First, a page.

What is Teenager Emancipation in Virginia?
Until someone is 18 years old, they have not reached the legal age of majority. This means that parents or legal guardians have the right to custody and control of their children. This includes the legal responsibility to provide their children with the basic necessities like food, clothing, shelter, education, medical care, etc. They are also legally responsible if their child breaks any laws — until the reach the age of majority.
However, there may be some circumstances wherein a child wants to be declared an adult prior to turning 18. This is what’s known as emancipation. The parent or legal guardian might pursue an emancipation as well. It is not a process that is limited to the teenager starting it. Whoever starts the proceeding just has to convince the court that being emancipated is in the child’s best interests.
Process of Emancipation in Virginia
To become emancipated in Virginia, any minor child who is at least 16 can petition the court by filing with the Juvenile and Domestic Relations District Court in the county where the minor or his or her parents reside. The court will then put the parents on notice, and they become respondents in the process.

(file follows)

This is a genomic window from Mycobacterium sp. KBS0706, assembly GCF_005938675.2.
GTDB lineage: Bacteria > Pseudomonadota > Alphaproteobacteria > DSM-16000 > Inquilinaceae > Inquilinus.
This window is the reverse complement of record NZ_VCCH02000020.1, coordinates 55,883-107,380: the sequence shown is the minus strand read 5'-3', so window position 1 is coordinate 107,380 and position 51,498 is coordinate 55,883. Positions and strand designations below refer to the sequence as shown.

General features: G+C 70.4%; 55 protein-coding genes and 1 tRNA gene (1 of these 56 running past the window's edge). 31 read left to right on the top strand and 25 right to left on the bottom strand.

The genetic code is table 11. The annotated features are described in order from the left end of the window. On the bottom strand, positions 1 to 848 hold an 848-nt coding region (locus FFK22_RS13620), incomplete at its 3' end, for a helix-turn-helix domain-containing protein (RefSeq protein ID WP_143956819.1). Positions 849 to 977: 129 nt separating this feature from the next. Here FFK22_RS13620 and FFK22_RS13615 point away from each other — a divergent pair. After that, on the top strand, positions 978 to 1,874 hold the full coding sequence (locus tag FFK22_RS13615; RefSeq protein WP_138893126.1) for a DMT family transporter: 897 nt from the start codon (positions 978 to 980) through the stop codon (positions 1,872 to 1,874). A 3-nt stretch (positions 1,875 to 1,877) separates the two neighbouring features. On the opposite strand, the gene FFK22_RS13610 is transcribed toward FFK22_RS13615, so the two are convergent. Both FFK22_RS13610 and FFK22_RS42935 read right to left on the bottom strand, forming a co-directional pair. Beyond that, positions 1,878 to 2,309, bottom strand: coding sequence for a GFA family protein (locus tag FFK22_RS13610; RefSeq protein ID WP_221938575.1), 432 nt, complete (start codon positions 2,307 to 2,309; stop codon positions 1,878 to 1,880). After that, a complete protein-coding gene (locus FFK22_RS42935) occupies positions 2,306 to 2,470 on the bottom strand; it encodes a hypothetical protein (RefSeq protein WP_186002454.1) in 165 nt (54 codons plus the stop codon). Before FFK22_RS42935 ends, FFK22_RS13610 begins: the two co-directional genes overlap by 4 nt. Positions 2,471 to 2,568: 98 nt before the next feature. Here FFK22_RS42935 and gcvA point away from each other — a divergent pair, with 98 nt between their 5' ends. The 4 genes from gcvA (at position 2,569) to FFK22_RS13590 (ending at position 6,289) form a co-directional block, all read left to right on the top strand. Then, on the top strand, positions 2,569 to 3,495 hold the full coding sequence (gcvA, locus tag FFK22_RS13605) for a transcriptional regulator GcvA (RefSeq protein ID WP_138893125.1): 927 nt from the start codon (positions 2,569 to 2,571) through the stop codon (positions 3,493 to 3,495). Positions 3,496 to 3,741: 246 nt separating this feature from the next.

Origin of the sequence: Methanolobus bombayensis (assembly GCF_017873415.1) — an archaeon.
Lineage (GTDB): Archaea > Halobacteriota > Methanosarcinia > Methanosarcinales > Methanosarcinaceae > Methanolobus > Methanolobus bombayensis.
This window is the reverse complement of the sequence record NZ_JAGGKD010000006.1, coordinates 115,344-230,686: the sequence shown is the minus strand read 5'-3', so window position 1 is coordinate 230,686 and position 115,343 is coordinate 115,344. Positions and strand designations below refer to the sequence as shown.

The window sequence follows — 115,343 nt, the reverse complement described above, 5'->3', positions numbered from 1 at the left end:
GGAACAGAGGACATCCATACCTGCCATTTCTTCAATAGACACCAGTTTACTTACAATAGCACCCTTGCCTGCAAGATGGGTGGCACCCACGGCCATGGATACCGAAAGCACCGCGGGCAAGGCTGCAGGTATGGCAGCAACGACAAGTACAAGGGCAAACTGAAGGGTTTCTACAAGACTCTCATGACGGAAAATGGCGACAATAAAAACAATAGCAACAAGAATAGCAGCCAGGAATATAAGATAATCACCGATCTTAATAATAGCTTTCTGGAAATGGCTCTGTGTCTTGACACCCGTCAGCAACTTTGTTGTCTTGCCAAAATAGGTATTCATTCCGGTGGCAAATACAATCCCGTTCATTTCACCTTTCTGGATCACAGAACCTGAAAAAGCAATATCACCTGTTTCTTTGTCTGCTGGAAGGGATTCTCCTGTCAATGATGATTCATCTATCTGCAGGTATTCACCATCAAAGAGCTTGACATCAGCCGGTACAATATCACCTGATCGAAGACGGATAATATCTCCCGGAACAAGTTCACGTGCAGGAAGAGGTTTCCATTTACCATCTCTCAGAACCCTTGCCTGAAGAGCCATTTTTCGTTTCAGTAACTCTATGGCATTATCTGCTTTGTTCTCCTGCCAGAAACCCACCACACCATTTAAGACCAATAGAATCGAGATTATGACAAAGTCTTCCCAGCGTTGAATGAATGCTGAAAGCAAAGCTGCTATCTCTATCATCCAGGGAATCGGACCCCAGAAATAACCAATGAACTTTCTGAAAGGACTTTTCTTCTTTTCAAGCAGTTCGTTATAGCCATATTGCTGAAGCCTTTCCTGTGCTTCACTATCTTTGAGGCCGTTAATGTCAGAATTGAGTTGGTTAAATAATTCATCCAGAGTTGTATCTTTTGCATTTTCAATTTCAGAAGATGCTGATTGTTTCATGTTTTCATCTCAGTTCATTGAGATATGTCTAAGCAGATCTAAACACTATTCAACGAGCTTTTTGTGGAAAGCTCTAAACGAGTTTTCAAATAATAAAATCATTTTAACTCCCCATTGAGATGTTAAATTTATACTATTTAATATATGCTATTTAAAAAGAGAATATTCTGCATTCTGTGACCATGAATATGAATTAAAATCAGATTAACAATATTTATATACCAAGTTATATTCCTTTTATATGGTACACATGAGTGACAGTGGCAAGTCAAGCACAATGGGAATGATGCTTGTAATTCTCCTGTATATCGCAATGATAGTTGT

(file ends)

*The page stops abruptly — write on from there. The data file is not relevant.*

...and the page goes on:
Next, the court will appoint a guardian ad litem, who will be a licensed attorney who has special training and is approved by the court in order to serve as the child’s legal representative. The court may also decide there is reason for the Department of Social Services or the Department of Welfare to investigate any allegations in the petition.
Reasons the Court May Find for Emancipation
Following the hearing, the court may declare the emancipation granted under Virginia Code Section 16.1-331 if one of the following conditions apply:
- The minor is on active duty in a branch of the United States armed services;
- The minor has entered into a valid marriage, whether or not it has since been dissolved; or
- The minor willingly lives apart and separate from his or her parents or guardian, with their consent, and the minor is capable of supporting and managing his or her own financial affairs.
What are the Legal Ramifications of Emancipation?
Being emancipated can mean a number of different things. Once emancipated, the child will have the legal right to:
- Establish his or her own housing;
- Purchase and/or sell real estate;
- Marry without parental consent;
- Enter into a binding contract; or
- Enroll into a school or college of his or her own choice.
Because the parents or legal guardians will no longer be responsible for the emancipated child, they will have no legal obligations for support or regarding school attendance.
Contact a Virginia Family Law Attorney
The subject of child emancipation can be a complex one. There are a number of steps as well as potential legal repercussions that need to be discussed with a Virginia family law attorney. To understand more about child emancipation, contact Whitbeck Cisneros McElroy PC at 703-997-4982 to schedule a consultation. Let one of our family law attorneys answer all your questions about this and any other family law matters.